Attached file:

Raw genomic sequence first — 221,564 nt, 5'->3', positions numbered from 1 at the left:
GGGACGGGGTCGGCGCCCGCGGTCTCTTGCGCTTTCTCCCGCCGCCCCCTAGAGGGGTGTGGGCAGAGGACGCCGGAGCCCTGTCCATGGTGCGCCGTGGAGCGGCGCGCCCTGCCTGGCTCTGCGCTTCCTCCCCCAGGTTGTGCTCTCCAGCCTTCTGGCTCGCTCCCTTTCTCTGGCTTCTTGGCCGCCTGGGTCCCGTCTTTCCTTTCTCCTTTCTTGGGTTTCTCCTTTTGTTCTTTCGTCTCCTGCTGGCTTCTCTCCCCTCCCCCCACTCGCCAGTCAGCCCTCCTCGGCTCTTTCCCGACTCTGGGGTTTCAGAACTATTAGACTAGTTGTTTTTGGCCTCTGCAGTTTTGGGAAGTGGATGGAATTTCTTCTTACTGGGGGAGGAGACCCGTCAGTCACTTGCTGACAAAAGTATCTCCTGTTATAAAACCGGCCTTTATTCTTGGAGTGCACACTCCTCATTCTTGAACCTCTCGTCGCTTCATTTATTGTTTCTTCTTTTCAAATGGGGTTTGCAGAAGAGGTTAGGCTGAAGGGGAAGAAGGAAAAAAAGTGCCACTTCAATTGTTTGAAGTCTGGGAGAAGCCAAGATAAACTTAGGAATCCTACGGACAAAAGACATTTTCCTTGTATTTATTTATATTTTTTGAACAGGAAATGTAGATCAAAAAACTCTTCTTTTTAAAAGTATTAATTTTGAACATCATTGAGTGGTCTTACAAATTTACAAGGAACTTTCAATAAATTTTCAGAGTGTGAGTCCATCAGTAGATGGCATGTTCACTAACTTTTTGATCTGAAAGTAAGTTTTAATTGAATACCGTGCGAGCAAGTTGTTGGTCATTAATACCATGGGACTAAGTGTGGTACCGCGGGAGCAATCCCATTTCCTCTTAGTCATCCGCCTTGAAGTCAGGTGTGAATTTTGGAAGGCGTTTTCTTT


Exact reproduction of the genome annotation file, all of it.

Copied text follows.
Raw genomic sequence first — 221,564 nt, 5'->3', positions numbered from 1 at the left:
GGGACGGGGTCGGCGCCCGCGGTCTCTTGCGCTTTCTCCCGCCGCCCCCTAGAGGGGTGTGGGCAGAGGACGCCGGAGCCCTGTCCATGGTGCGCCGTGGAGCGGCGCGCCCTGCCTGGCTCTGCGCTTCCTCCCCCAGGTTGTGCTCTCCAGCCTTCTGGCTCGCTCCCTTTCTCTGGCTTCTTGGCCGCCTGGGTCCCGTCTTTCCTTTCTCCTTTCTTGGGTTTCTCCTTTTGTTCTTTCGTCTCCTGCTGGCTTCTCTCCCCTCCCCCCACTCGCCAGTCAGCCCTCCTCGGCTCTTTCCCGACTCTGGGGTTTCAGAACTATTAGACTAGTTGTTTTTGGCCTCTGCAGTTTTGGGAAGTGGATGGAATTTCTTCTTACTGGGGGAGGAGACCCGTCAGTCACTTGCTGACAAAAGTATCTCCTGTTATAAAACCGGCCTTTATTCTTGGAGTGCACACTCCTCATTCTTGAACCTCTCGTCGCTTCATTTATTGTTTCTTCTTTTCAAATGGGGTTTGCAGAAGAGGTTAGGCTGAAGGGGAAGAAGGAAAAAAAGTGCCACTTCAATTGTTTGAAGTCTGGGAGAAGCCAAGATAAACTTAGGAATCCTACGGACAAAAGACATTTTCCTTGTATTTATTTATATTTTTTGAACAGGAAATGTAGATCAAAAAACTCTTCTTTTTAAAAGTATTAATTTTGAACATCATTGAGTGGTCTTACAAATTTACAAGGAACTTTCAATAAATTTTCAGAGTGTGAGTCCATCAGTAGATGGCATGTTCACTAACTTTTTGATCTGAAAGTAAGTTTTAATTGAATACCGTGCGAGCAAGTTGTTGGTCATTAATACCATGGGACTAAGTGTGGTACCGCGGGAGCAATCCCATTTCCTCTTAGTCATCCGCCTTGAAGTCAGGTGTGAATTTTGGAAGGCGTTTTCTTT